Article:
Come early afternoon Pete and worked together on the compost facility. I learned today that there’s more to putting on a roof than just nailing some boards on a frame. You have to first lay down the particle board, then put down tar paper, and after cover all with roofing material. There’s also something called drip edges. And in our case, we’ll add gutters so that we collect rain water, which we’ll put in with dry compost.
I discovered that in order for everything to go right, everything has to be in alignment, including the planets. Putting on a roof is very exacting, which is why we didn’t finish the job. We still have to put the roofing material in place, and slap some tar on the sucker.
We quit working on this project at about 2 p.m. and ate a late lunch. Pete resumed working on the facility, and I cleaned the goat pen. The latter is less time consuming than it used to be because I now have my handy dandy cart. After, we groomed Hrimmi, and got her ready for Dr. Wellington’s 4:30 p.m. visit. Pete brushed her, and I fluffed up her mane and tail. She actually stood still for this. Just as long as food’s in front of her, she’ll put up with just about anything. . . .
Dr. Wellington appeared at his scheduled time, and gave Hrimmi her tetanus booster. He, Pete, and I talked for a long time, over an hour, about horse nutrition, wound care, and facility management. He’s an extremely busy guy, so it was nice having his full attention for such a long period of time.
As we were talking, Andre pulled in the driveway with an empty manure trailer –which he swapped out for a full trailer. Daunting, to think of little time it takes to fill one trailer.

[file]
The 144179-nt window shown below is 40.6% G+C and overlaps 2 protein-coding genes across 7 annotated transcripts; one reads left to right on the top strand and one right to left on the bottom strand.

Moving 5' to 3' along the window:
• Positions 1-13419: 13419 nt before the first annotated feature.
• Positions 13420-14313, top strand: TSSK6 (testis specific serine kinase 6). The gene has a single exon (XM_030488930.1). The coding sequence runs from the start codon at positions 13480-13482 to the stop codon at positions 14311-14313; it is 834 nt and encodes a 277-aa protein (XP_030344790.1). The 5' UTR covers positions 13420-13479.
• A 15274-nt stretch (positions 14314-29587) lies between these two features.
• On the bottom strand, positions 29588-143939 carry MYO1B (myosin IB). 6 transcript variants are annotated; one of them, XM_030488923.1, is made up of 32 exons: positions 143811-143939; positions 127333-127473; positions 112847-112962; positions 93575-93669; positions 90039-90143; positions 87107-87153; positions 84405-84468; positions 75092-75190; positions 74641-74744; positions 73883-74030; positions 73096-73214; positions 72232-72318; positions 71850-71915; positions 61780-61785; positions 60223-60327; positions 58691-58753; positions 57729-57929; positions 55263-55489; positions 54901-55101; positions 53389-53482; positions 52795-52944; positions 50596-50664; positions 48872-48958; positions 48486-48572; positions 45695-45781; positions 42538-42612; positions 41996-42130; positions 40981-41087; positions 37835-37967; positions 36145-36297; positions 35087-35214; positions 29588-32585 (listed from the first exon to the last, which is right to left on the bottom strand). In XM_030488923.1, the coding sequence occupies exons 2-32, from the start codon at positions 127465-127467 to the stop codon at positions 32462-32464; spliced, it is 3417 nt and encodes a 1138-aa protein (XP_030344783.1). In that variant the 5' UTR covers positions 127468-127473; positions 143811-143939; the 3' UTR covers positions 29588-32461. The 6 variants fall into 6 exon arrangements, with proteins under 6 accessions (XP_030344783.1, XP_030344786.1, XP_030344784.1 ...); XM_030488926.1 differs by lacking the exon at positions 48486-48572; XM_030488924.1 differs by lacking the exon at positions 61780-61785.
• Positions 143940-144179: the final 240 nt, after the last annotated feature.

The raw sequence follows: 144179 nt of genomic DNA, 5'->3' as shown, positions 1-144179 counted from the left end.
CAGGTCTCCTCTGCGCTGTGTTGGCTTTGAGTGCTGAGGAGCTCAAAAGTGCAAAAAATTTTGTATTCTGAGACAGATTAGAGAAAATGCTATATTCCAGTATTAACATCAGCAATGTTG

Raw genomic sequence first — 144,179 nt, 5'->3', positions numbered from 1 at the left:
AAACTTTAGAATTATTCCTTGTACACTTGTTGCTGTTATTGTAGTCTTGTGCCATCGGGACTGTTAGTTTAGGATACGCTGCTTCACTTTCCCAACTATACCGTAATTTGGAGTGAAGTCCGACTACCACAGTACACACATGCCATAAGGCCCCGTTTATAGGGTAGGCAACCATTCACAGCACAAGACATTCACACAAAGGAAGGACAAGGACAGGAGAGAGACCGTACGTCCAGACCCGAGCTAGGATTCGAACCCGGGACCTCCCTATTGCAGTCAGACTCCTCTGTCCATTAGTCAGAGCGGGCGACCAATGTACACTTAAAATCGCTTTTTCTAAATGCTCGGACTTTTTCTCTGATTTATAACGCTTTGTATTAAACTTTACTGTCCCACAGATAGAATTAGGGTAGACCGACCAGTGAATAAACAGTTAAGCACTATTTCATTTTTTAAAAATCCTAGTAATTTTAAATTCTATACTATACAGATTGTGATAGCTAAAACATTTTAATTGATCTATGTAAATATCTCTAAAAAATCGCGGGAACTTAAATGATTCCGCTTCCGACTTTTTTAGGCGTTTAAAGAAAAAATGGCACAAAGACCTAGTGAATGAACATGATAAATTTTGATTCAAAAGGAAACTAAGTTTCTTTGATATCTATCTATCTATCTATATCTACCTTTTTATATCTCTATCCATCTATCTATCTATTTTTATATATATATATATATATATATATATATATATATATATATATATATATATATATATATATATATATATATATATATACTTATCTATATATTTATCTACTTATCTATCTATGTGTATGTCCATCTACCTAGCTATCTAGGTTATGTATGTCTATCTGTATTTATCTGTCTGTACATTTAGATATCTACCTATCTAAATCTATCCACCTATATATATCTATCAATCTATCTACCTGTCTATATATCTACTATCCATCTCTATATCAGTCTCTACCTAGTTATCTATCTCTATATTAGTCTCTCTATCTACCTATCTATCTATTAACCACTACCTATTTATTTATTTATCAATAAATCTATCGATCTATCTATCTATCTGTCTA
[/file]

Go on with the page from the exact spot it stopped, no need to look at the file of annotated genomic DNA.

Andre left, and Pete and I went for a ride. He rode Signy and I rode Raudi. I again rode her bareback. It was good to see Signy truly enjoying being ridden. I have this sneaking suspicion that she had not been ridden much before we acquired her. Rather, she’d been used as a broodmare. A year ago, she would go a ways and stop. Now she moves right out, and responds to leg pressure.
Hrimmi stayed with Siggi and wasn’t at all bothered by the absence of her dam. So, we again have four riding horses. Pretty soon Hrimmi will be weaned, and we’ll again be able to take her out with us. For now, she’s going on walks with Mom, because we have to keep her from nursing. As was explained to us, nursing stimulates milk production. I can’t see Signy ever indicating to Hrimmi that she can no longer nurse. She’s too mellow for that.
The best news of all is that hunting season ends on September 25. I can hardly wait. The four wheelers are messing up the already muddy trails. Sad but true – we can barely walk on them.
Next: 286. 09/22/12: The Mighty Moose Creek